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Intensely Magic

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Reply with quote  #1 
This was the quote at the front of Denis Behr's archive. I loved it!

If your audience does not notice the effect, do not mention it.

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RayJ

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Reply with quote  #2 
Quote:
Originally Posted by Intensely Magic
This was the quote at the front of Denis Behr's archive. I loved it!

If your audience does not notice the effect, do not mention it.


Why? What does it mean to you?
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jim ferguson

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Reply with quote  #3 
Is there any context for the statement ? It seems an odd thing to say.
I'm also curious as to how the word "effect" is being used here.



Jim


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Paco Nagata

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Reply with quote  #4 
I think I got it (I think...):

If you make a coin desapear in front of some audience, and nobody say anything, it would be better you not to say "the coin has desapeared."

Why?

Let's analyse the situation:

If you say "the coin has desapeared" and someone reply, "Nop, the coin is inside your pocket!" because you have done the movement poorly, you can't run away from a ridiculous situation. However, if you don't say anything and someone say something like: "Hey, are you trying to make me believe that the coin has desapeared? It is in your pocket!" You may run away from the situation by saying something like: "I've never claimed that the coin has desapeared. Just wanted to know if you guys could notice that I put it into my pocket."

In short:

Don't claim any magic until you are sure that your audience have seen magic.

I may misunderstand the quote as well, what do you think? 



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Alan Smithee

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Reply with quote  #5 
You may have got it right, Paco, but I'm with RayJ and Jim on this. 

It doesn't (gulp) resonate with me.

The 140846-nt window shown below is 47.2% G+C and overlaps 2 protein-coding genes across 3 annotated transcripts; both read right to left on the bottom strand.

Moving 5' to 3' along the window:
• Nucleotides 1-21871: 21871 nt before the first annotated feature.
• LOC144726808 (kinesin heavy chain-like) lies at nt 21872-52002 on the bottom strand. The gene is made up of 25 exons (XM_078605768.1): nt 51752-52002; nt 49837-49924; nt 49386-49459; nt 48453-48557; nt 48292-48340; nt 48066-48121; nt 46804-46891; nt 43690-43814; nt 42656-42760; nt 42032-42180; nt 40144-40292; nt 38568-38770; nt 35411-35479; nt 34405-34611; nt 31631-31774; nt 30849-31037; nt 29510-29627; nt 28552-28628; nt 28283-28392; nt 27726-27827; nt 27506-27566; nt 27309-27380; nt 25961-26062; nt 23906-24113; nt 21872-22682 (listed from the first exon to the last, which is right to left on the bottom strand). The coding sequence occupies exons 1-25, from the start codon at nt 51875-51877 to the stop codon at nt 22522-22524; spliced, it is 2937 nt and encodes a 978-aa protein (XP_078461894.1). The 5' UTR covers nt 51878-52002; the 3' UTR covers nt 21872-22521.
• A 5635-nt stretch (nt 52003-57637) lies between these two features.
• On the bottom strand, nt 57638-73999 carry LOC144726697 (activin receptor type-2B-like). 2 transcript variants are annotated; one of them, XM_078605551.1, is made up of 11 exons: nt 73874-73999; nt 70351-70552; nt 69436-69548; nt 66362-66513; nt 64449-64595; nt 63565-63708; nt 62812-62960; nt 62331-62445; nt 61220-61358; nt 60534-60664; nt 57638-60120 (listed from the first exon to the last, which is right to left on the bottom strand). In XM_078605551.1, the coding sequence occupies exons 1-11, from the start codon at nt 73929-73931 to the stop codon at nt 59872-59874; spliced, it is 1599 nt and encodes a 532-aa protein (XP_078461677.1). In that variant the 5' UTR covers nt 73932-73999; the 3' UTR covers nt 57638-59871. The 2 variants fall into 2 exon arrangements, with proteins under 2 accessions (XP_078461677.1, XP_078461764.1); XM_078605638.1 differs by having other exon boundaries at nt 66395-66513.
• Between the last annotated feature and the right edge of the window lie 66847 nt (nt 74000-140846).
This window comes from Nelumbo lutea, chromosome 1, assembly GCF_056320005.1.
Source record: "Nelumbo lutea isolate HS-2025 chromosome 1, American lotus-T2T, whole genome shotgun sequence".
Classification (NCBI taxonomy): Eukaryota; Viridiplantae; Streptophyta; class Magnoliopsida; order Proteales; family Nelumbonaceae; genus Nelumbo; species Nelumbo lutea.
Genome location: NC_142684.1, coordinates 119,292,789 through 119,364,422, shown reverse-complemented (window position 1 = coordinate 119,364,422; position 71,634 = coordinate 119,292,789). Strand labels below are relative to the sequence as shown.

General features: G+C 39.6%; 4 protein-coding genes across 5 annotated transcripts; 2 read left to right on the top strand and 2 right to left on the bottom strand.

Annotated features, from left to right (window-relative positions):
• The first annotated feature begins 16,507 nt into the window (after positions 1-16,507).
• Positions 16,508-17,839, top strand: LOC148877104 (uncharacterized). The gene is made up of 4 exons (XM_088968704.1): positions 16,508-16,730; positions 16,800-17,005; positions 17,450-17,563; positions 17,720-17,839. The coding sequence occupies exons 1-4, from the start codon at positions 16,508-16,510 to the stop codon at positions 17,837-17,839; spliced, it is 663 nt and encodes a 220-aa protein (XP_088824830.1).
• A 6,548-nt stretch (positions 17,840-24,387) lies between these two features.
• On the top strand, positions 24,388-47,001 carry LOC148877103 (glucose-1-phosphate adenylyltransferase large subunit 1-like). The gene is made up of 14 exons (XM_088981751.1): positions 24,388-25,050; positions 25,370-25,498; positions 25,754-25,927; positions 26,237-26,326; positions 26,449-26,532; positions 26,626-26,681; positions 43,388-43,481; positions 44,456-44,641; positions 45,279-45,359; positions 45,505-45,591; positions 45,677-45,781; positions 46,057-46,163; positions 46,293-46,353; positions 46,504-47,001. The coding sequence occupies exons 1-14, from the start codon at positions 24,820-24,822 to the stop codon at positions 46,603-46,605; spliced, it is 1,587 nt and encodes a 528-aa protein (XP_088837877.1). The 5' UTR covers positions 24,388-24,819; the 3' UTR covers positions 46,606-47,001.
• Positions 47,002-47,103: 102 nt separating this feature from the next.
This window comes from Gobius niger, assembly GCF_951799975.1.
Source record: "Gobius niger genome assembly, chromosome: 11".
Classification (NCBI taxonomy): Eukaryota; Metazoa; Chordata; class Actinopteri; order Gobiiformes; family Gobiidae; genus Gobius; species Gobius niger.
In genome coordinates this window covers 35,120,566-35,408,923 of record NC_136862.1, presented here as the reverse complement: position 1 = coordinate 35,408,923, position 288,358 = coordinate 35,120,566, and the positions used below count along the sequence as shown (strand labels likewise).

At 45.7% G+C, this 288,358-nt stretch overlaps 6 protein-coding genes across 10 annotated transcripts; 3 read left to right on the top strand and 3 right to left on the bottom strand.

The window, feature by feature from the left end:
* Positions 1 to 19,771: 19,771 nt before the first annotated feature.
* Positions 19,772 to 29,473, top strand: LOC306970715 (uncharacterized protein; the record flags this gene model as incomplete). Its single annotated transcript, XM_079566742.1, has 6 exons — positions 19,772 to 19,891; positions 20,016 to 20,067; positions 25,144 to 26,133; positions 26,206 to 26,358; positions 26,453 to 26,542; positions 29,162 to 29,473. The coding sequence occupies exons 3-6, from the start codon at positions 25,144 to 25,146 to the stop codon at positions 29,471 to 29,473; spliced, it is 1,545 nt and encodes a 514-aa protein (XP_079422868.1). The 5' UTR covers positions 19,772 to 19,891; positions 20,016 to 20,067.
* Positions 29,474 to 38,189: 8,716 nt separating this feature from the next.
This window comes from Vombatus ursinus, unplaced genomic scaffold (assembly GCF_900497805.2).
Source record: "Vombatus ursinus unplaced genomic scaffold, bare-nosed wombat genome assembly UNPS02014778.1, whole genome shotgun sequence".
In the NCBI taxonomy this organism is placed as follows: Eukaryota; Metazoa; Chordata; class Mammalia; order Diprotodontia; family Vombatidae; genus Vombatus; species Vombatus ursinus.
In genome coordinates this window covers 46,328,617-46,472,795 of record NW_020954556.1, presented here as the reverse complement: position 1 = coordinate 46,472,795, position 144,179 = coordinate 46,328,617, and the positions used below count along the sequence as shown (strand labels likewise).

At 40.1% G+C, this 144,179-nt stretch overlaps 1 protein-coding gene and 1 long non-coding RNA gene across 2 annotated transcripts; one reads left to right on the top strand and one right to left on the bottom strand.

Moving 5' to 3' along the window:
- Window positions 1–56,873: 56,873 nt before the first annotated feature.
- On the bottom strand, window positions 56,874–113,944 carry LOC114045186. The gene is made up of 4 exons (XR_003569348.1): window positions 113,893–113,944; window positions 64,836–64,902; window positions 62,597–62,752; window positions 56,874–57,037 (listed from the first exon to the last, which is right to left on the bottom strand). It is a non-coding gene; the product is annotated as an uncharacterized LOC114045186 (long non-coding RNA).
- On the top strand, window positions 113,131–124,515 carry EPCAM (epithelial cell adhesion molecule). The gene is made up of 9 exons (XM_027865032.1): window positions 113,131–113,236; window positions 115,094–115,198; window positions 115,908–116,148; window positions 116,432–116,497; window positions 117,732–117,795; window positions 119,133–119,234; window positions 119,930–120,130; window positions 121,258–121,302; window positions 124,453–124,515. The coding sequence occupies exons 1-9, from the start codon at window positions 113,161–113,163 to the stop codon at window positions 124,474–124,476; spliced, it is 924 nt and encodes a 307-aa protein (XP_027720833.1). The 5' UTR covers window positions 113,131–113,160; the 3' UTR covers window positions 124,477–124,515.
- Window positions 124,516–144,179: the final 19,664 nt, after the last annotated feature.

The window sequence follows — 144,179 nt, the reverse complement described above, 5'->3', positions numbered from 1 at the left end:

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Intensely Magic

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Reply with quote  #6 
This quote is attributed to Ernest Earick, I believe. His quotes rotate with every logon. It’s the best collection I’ve ever seen.

What immediately came to mind is the number of transpositions that go totally unnoticed until pointed out. I was watching a lecture this morning and the CSB routine was a jumbled mess and I’m sure no one would have seen the “magic” if it was not pointed out after the fact. I find that lame.

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Satan got you by the hand
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leading you on a merry dance
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Mike Powers

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Reply with quote  #7 
Intensely Magic - I too immediately thought of a transposition routine as a potential type of trick where the effect might go unnoticed. It's easy to allow confusion to happen in such a routine. Transpositions require a lot of careful set-up so that the magic is apparent.

M
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arthur stead

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Reply with quote  #8 

I think I understand.

Sometimes mis-timing something can make a difference.  Or not making the audience aware enough of what is happening (or not happening).  Also, some audience members not that familiar with magic may be “slower” than others to understand something.

I find that performing at a slow, deliberate pace, and emphasizing every action clearly, leaves less of a chance for something to go “unnoticed” by the audience.


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Zero

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Reply with quote  #9 

If you've failed to have the effect reveal itself to the audience and you're standing there having to explain the effect then you're just telling them about the effect that they didn't get to experience (effectivley nothing happened in their mind), just ditch it and do the effect again later because you lose nothing because they didnt see anything, and you get a chance to make it clearer instead of killing it with some bad explaination which sacrifices their ability to have that surprise for the first time. 

 

Just dont mention it, move on and do something else, then you get to do the effect again later. better. 

“Explaining a joke is like dissecting a frog. You understand it better but the frog dies in the process.” ― E.B. White (not always true, but generally true and kinda relevant here.)

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